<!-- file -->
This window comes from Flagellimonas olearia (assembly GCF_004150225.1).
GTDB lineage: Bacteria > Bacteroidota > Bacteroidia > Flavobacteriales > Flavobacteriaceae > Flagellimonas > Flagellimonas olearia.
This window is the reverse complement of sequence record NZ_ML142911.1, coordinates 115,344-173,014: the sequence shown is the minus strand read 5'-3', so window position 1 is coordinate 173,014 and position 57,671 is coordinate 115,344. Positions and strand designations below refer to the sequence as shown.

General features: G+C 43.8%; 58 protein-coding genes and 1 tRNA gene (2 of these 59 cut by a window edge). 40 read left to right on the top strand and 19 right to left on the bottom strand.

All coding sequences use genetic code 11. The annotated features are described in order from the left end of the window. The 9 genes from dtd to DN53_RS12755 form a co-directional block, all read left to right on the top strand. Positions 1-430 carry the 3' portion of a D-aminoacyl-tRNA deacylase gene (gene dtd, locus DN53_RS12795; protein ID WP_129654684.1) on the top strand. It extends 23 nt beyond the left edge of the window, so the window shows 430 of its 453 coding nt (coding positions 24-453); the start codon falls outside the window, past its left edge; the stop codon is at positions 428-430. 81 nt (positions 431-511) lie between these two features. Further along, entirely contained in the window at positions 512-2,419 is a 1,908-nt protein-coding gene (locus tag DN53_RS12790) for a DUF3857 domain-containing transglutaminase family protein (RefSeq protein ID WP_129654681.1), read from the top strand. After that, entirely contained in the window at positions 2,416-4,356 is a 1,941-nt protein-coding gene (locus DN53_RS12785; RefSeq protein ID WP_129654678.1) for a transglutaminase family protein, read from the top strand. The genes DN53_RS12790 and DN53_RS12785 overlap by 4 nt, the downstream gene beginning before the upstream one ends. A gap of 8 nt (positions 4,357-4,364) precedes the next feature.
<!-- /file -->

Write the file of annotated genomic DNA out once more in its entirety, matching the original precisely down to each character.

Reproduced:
This window comes from Flagellimonas olearia (assembly GCF_004150225.1).
GTDB lineage: Bacteria > Bacteroidota > Bacteroidia > Flavobacteriales > Flavobacteriaceae > Flagellimonas > Flagellimonas olearia.
This window is the reverse complement of sequence record NZ_ML142911.1, coordinates 115,344-173,014: the sequence shown is the minus strand read 5'-3', so window position 1 is coordinate 173,014 and position 57,671 is coordinate 115,344. Positions and strand designations below refer to the sequence as shown.

General features: G+C 43.8%; 58 protein-coding genes and 1 tRNA gene (2 of these 59 cut by a window edge). 40 read left to right on the top strand and 19 right to left on the bottom strand.

All coding sequences use genetic code 11. The annotated features are described in order from the left end of the window. The 9 genes from dtd to DN53_RS12755 form a co-directional block, all read left to right on the top strand. Positions 1-430 carry the 3' portion of a D-aminoacyl-tRNA deacylase gene (gene dtd, locus DN53_RS12795; protein ID WP_129654684.1) on the top strand. It extends 23 nt beyond the left edge of the window, so the window shows 430 of its 453 coding nt (coding positions 24-453); the start codon falls outside the window, past its left edge; the stop codon is at positions 428-430. 81 nt (positions 431-511) lie between these two features. Further along, entirely contained in the window at positions 512-2,419 is a 1,908-nt protein-coding gene (locus tag DN53_RS12790) for a DUF3857 domain-containing transglutaminase family protein (RefSeq protein ID WP_129654681.1), read from the top strand. After that, entirely contained in the window at positions 2,416-4,356 is a 1,941-nt protein-coding gene (locus DN53_RS12785; RefSeq protein ID WP_129654678.1) for a transglutaminase family protein, read from the top strand. The genes DN53_RS12790 and DN53_RS12785 overlap by 4 nt, the downstream gene beginning before the upstream one ends. A gap of 8 nt (positions 4,357-4,364) precedes the next feature.